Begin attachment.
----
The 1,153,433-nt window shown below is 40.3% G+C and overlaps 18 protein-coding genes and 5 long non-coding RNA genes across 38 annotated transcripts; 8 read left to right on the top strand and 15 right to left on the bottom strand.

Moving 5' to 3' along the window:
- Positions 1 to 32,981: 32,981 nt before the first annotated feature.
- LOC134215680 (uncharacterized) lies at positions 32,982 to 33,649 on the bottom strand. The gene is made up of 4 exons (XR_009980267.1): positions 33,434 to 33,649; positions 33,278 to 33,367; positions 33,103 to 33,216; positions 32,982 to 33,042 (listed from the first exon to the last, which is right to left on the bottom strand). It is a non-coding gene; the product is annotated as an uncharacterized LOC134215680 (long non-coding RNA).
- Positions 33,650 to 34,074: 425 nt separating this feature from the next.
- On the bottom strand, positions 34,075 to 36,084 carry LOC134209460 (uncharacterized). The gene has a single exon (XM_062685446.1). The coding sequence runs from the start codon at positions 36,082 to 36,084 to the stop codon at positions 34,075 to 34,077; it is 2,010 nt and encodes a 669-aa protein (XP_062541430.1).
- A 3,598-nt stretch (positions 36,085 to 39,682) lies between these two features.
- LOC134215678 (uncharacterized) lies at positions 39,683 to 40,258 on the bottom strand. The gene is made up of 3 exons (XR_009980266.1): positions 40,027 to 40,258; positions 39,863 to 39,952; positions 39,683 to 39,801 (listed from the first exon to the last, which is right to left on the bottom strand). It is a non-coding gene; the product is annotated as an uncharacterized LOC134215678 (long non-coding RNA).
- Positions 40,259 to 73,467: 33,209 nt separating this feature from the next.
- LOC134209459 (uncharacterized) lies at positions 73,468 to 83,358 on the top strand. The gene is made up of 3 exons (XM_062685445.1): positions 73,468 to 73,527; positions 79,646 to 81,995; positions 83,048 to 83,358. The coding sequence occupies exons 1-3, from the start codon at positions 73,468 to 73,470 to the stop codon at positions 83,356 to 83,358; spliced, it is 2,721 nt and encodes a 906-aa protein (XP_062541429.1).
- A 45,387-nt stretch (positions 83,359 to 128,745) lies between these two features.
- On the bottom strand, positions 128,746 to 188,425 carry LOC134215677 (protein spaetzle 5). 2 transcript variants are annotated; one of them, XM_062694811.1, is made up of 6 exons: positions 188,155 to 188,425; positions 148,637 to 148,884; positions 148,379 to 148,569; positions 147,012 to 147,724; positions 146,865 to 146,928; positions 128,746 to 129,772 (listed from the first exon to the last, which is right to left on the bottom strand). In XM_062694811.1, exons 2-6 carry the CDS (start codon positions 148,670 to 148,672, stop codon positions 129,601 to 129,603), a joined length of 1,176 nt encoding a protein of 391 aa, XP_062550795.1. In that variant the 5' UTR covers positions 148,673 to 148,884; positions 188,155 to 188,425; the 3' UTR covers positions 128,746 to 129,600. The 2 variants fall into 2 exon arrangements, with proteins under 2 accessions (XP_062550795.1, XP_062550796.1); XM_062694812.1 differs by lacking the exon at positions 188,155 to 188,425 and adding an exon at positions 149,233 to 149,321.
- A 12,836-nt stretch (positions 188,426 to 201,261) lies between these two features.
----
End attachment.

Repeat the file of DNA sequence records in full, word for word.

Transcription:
The 1,153,433-nt window shown below is 40.3% G+C and overlaps 18 protein-coding genes and 5 long non-coding RNA genes across 38 annotated transcripts; 8 read left to right on the top strand and 15 right to left on the bottom strand.

Moving 5' to 3' along the window:
- Positions 1 to 32,981: 32,981 nt before the first annotated feature.
- LOC134215680 (uncharacterized) lies at positions 32,982 to 33,649 on the bottom strand. The gene is made up of 4 exons (XR_009980267.1): positions 33,434 to 33,649; positions 33,278 to 33,367; positions 33,103 to 33,216; positions 32,982 to 33,042 (listed from the first exon to the last, which is right to left on the bottom strand). It is a non-coding gene; the product is annotated as an uncharacterized LOC134215680 (long non-coding RNA).
- Positions 33,650 to 34,074: 425 nt separating this feature from the next.
- On the bottom strand, positions 34,075 to 36,084 carry LOC134209460 (uncharacterized). The gene has a single exon (XM_062685446.1). The coding sequence runs from the start codon at positions 36,082 to 36,084 to the stop codon at positions 34,075 to 34,077; it is 2,010 nt and encodes a 669-aa protein (XP_062541430.1).
- A 3,598-nt stretch (positions 36,085 to 39,682) lies between these two features.
- LOC134215678 (uncharacterized) lies at positions 39,683 to 40,258 on the bottom strand. The gene is made up of 3 exons (XR_009980266.1): positions 40,027 to 40,258; positions 39,863 to 39,952; positions 39,683 to 39,801 (listed from the first exon to the last, which is right to left on the bottom strand). It is a non-coding gene; the product is annotated as an uncharacterized LOC134215678 (long non-coding RNA).
- Positions 40,259 to 73,467: 33,209 nt separating this feature from the next.
- LOC134209459 (uncharacterized) lies at positions 73,468 to 83,358 on the top strand. The gene is made up of 3 exons (XM_062685445.1): positions 73,468 to 73,527; positions 79,646 to 81,995; positions 83,048 to 83,358. The coding sequence occupies exons 1-3, from the start codon at positions 73,468 to 73,470 to the stop codon at positions 83,356 to 83,358; spliced, it is 2,721 nt and encodes a 906-aa protein (XP_062541429.1).
- A 45,387-nt stretch (positions 83,359 to 128,745) lies between these two features.
- On the bottom strand, positions 128,746 to 188,425 carry LOC134215677 (protein spaetzle 5). 2 transcript variants are annotated; one of them, XM_062694811.1, is made up of 6 exons: positions 188,155 to 188,425; positions 148,637 to 148,884; positions 148,379 to 148,569; positions 147,012 to 147,724; positions 146,865 to 146,928; positions 128,746 to 129,772 (listed from the first exon to the last, which is right to left on the bottom strand). In XM_062694811.1, exons 2-6 carry the CDS (start codon positions 148,670 to 148,672, stop codon positions 129,601 to 129,603), a joined length of 1,176 nt encoding a protein of 391 aa, XP_062550795.1. In that variant the 5' UTR covers positions 148,673 to 148,884; positions 188,155 to 188,425; the 3' UTR covers positions 128,746 to 129,600. The 2 variants fall into 2 exon arrangements, with proteins under 2 accessions (XP_062550795.1, XP_062550796.1); XM_062694812.1 differs by lacking the exon at positions 188,155 to 188,425 and adding an exon at positions 149,233 to 149,321.
- A 12,836-nt stretch (positions 188,426 to 201,261) lies between these two features.